Guest commentary: Making Pitkin County livable for residents of all ages is key |

Guest commentary: Making Pitkin County livable for residents of all ages is key

Chad Federwitz
Guest commentary

Aging is a process each of us experiences, but how we make the journey can be a different story. Aging happens and is vital; to put it bluntly, when it stops, we are dead. So why is aging seen negativity, when most older adults are active and engaged community members?

As the manager of Pitkin County Senior Services, I often observe local approaches to aging and living. The morning exercise classes at our Senior Center are full of yogis and dancers of all skill levels. A hearty group come in energized from their pre-lunch ski runs or bike rides. Others come regularly to spend time on the computer — to catch up on the news or search for their next adventure. Even more join us early to stake out a table for lunch so they can catch up with friends, hold thoughtful conversations, and maybe play mahjong. Every day in Pitkin County, I see interesting and astute older adults.

The county is committed to improving services and resources for residents of all ages. In 2013, Senior Services guided the creation of a community plan to address the needs and well-being of older adults. The plan addresses nearly everything that touches these lives, from education and volunteering to health care and supportive services for aging in place. The result was a blueprint for community action called the Pitkin County Aging Well Community Planning Initiative. In the years since, Senior Services and community partners have improved and expanded systems, programs and services throughout the Valley. The Aging Well Plan demonstrates (establishes) that Pitkin County is a community dedicated to ensuring its residents feel welcomed, supported, and a vital part of the community: thriving at every age.

As a result of our community action plan, Pitkin County received state, national and international recognition for its efforts around aging. AARP and the World Health Organization (WHO) recognized Pitkin County as an Age Friendly and Livable Community in March 2017. Pitkin County is currently one of 12 communities throughout Colorado and over 359 communities nationwide to achieve the Age-Friendly designation. In September, when then-Gov. John Hickenlooper created the Lifelong Colorado initiative, Colorado became the third state in the nation to receive designation as an Age-Friendly state. Aging in Colorado found its moment.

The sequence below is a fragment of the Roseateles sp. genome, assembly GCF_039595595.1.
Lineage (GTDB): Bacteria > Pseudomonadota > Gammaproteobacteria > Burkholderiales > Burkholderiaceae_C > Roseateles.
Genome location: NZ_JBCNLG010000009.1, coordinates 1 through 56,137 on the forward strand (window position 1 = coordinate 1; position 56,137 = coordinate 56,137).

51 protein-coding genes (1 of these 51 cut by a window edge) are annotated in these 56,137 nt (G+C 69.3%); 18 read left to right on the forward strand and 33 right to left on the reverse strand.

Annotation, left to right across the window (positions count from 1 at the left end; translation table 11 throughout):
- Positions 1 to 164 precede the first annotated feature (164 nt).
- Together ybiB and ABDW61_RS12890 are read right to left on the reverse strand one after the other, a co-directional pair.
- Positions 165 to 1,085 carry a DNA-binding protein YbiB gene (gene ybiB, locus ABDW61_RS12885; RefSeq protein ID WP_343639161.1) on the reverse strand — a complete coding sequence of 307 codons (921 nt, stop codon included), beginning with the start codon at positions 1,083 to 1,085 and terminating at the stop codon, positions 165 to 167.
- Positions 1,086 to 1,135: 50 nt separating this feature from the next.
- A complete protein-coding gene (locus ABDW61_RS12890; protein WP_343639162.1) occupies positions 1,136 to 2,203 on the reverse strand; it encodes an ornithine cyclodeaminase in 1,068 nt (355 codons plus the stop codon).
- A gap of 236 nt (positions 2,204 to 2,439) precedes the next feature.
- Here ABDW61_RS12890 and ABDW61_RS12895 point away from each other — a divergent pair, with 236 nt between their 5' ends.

Pitkin County was ahead of the curve and the trend is gaining steam. We are staying on the cutting edge of aging policy and practices. The Roaring Fork Valley is a beautiful place, full of fascinating people with unlimited life experiences. To be “age friendly” is to recognize the value in each of those experiences, to honor the stories and find the wisdom in perhaps unlikely places, in both younger and older faces. Does it matter if insight comes from an 84- or 24-year-old?

“Successful aging” or “aging gracefully” may be feel-good sentiments, but as gerontology experts I admire point out, a better approach is “empowered aging.” Whether we are in our 30s starting a family, our 50s starting a second career, our 70s starting to have some memory challenges, or in our 80s skiing Ajax, empowering people at any age moves the focus away from some goal of attainment or accomplishment, and toward the process of living, maintaining dignity, autonomy and self-worth.

Pitkin County needs your help. In an effort to strengthen our Aging Well Initiative we are hosting a series of community input events. The next ones are Tuesday, May 14, at the Pitkin County Library (Part II) and Wednesday, May 15, at the Basalt Regional Library. Each session is from 9:30 a.m. to 1:30 p.m. and lunch is provided if you RSVP at 970-920-5432.

We also are offering the community an opportunity to give input online if they cannot make the community sessions at Your thoughts and input will guide the final version of the plan.

If we present aging as an opportunity instead of a burden (as many people do), we can move beyond the stereotypes and create programs and initiatives in housing, transportation, health care and more, that allow all of us to age well in our community. The most important focus is you, our community members.

If you have questions or ideas, I would love to hear from you. Call me at 970-920-5432. Stop by, have lunch, take a class, enjoy a presentation or performance from one of our community partners, or practice Tai Chi. Tell me what will help you stay in the valley for as long as you desire.

Visit our website,, for more information on who we are and what we are doing every day to make Pitkin County a livable community and a great place — at any age.

Chad Federwitz is a gerontologist, the manager of Pitkin County Senior Services and also serves as the member-at-large of the Colorado Commission on Aging.